Autonomous Convoy Capabilities for Military Trucks Demonstrated

Rheinmetall's autonomous driving research project has tested up to five trucks at once in a variety of convoy scenarios By Mike Ball / 09 Nov 2022
Autonomous military trucks
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Rheinmetall has confirmed that it is undertaking an autonomous driving research project on behalf of Germany’s Federal Office for Bundeswehr Equipment, Information Technology and In-Service Support (BAAINBw). The InterRoC (Interoperable Robotic Convoy) project has equipped two Rheinmetall HX2 military trucks with an autonomy kit and aims to test various convoy operations.

Under the test principles, the first vehicle is always driven manually, while the pursuit truck (or trucks) drives autonomously in its path. The pursuit vehicles are manned only by a backup driver, who can intervene in case of a malfunction. Primary functions, such as steering and accelerating, are controllable, as well as secondary functions such as engine starting, the lights, and differential locks.

The current project uses an autonomy kit (A-Kit) furnished by the German authorities, and originally provided by the US government under a project agreement. Rheinmetall’s role in the programme includes modifying the basic vehicles and integrating the autonomy function, together with commissioning and testing. The project has been recently demonstrated during two events.

As part of its Autonomous Ground Resupply (AGR) project, the US Army uses the same A-kits in its Oshkosh trucks that Rheinmetall uses for InterRoC, making mixed US-German convoys possible. This was tested in an operational demonstration (OPDEMO) at the US Army’s Grafenwöhr Training Area in Bavaria.

During the two-week event, a convoy consisting of five vehicles tested every conceivable operating mode of the system in multiple variants. In the process, 1,051 kilometres were driven autonomously. The entire convoy overcame a gradient of 40 percent, with the A-Kit operating the differential locks.

The vehicles were able to operate continuously for over 75 minutes without manual intervention. The maximum convoy length was 1,100 metres, and dynamic reconfiguration of the convoy proved possible with minimal idle time. These tests turned out to be a complete success for everyone involved, resulting in numerous valuable findings.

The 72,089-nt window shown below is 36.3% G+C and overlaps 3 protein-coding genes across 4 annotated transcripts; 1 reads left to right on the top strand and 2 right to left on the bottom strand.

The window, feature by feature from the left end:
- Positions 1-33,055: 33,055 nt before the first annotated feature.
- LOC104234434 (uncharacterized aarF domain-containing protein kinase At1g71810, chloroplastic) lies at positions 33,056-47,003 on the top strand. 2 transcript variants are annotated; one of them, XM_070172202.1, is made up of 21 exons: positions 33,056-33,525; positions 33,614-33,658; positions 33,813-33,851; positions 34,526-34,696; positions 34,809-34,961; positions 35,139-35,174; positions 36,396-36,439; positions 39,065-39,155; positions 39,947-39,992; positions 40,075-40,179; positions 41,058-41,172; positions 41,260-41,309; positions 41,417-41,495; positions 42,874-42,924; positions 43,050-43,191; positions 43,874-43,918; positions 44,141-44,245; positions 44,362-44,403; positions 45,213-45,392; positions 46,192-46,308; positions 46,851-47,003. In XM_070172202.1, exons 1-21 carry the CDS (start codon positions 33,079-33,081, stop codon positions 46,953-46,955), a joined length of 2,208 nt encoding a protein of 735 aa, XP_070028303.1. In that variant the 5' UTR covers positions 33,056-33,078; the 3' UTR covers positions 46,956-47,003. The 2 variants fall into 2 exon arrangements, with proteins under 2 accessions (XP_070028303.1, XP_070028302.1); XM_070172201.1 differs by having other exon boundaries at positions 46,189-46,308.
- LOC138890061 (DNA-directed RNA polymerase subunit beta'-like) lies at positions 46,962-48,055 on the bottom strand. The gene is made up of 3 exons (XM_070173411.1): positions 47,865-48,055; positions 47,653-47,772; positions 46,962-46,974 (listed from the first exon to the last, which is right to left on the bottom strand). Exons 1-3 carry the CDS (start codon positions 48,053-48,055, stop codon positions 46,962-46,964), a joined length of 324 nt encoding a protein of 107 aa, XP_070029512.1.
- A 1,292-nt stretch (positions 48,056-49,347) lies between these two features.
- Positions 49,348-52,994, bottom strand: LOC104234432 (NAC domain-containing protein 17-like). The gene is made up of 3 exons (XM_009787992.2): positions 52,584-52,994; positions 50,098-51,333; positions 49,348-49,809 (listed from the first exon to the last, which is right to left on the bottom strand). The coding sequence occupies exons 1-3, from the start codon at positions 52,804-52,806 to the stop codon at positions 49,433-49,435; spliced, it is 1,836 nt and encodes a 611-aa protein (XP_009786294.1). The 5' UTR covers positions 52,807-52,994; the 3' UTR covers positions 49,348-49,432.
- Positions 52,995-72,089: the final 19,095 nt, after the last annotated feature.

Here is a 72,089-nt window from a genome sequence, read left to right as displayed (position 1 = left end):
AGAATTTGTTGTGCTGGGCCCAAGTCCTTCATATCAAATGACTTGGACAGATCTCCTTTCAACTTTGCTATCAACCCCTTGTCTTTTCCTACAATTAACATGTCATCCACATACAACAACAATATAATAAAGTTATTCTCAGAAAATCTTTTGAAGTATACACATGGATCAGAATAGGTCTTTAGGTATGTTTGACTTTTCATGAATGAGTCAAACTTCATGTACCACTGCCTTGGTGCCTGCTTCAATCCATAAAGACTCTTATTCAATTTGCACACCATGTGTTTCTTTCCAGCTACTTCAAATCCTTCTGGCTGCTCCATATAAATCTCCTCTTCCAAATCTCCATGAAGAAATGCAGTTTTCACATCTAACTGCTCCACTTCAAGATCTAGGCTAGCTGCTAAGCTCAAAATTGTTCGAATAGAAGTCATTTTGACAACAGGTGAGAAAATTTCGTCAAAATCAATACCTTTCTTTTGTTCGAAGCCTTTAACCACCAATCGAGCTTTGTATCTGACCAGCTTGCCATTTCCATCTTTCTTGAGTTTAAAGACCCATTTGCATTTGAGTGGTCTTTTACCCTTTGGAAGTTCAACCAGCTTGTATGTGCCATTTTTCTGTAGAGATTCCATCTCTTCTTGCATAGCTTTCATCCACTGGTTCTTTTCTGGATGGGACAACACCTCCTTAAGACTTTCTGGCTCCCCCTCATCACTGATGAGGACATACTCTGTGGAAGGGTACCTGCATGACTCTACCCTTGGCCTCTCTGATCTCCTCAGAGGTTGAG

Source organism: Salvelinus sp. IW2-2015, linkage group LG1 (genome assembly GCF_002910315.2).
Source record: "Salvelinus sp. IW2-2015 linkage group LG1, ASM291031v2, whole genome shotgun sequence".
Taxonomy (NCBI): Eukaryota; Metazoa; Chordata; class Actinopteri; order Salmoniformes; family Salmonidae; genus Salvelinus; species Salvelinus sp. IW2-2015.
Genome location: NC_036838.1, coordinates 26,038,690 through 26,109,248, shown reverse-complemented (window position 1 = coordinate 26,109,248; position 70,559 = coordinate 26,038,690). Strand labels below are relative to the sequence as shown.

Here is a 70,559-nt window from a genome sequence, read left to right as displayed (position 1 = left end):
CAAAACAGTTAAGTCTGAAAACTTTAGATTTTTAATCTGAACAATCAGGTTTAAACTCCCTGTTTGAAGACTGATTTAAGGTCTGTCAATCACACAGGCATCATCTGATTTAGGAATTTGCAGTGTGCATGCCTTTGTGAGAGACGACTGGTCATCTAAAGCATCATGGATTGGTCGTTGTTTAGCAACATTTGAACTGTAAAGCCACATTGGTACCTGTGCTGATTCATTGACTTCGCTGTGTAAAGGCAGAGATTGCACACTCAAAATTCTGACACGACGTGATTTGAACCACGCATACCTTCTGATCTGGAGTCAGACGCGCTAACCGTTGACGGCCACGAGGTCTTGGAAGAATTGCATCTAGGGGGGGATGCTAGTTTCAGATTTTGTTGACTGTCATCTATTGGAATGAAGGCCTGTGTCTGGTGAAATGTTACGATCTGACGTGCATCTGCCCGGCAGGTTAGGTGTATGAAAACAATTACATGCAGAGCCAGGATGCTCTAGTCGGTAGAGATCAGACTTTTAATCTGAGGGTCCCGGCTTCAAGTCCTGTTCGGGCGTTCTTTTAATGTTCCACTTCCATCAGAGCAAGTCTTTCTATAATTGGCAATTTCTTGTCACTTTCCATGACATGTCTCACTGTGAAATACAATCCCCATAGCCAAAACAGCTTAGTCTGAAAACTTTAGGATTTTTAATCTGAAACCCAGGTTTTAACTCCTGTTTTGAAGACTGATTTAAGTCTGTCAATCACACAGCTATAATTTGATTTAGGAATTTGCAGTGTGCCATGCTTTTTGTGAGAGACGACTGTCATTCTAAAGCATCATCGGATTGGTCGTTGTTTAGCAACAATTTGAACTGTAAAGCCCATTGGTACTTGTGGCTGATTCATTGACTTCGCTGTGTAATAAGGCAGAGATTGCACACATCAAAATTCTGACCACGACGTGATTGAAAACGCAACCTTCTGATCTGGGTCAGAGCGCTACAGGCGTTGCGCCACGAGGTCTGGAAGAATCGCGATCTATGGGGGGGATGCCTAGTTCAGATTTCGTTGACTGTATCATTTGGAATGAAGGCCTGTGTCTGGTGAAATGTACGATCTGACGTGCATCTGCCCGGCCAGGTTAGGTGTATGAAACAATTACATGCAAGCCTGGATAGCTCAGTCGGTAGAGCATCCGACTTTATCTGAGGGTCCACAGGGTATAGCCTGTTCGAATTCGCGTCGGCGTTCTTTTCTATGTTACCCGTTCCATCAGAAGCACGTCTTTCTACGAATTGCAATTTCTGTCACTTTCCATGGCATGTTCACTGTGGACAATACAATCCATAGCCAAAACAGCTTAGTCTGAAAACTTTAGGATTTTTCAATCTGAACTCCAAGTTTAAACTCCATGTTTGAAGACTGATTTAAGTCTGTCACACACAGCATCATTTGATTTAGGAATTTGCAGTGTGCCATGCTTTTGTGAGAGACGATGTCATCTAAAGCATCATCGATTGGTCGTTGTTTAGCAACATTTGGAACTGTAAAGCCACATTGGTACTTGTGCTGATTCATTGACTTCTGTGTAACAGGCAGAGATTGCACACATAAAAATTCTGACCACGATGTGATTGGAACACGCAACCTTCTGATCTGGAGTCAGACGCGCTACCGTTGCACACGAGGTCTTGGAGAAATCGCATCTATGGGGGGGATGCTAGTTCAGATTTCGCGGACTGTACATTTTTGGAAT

InterRoC vehicles also took part in the international European Land Robot Trial (ELROB) event in the presence of German government officials. ELROB is an open, multinational competition in the realms of robotics, sensors and autonomy, drawing participants from universities as well as civilian industry and the defence sector. Participants have to contend with various scenarios and overcome multiple challenges, conceived in close cooperation with military users. Completion of the tasks is evaluated by a team of experts.

Participating for the first time with the InterRoC research and technology project in the event’s Convoying category, Rheinmetall’s small team took second place, finishing behind the University of the Bundeswehr in Munich. The challenges strained the specified capabilities of the vehicles and A-Kit alike, but the creative Rheinmetall team, reinforced by colleagues from RMMV Austria, largely succeeded in overcoming these. In addition to the evaluated scenarios, Rheinmetall also carried out an autonomous driving presentation at the test site.

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Posted by Mike Ball Mike Ball is our resident technical editor here at Unmanned Systems Technology. Combining his passion for teaching, advanced engineering and all things unmanned, Mike keeps a watchful eye over everything related to the unmanned technical sector. With over 10 years’ experience in the unmanned field and a degree in engineering, Mike’s been heading up our technical team here for the last 8 years. Connect & Contact
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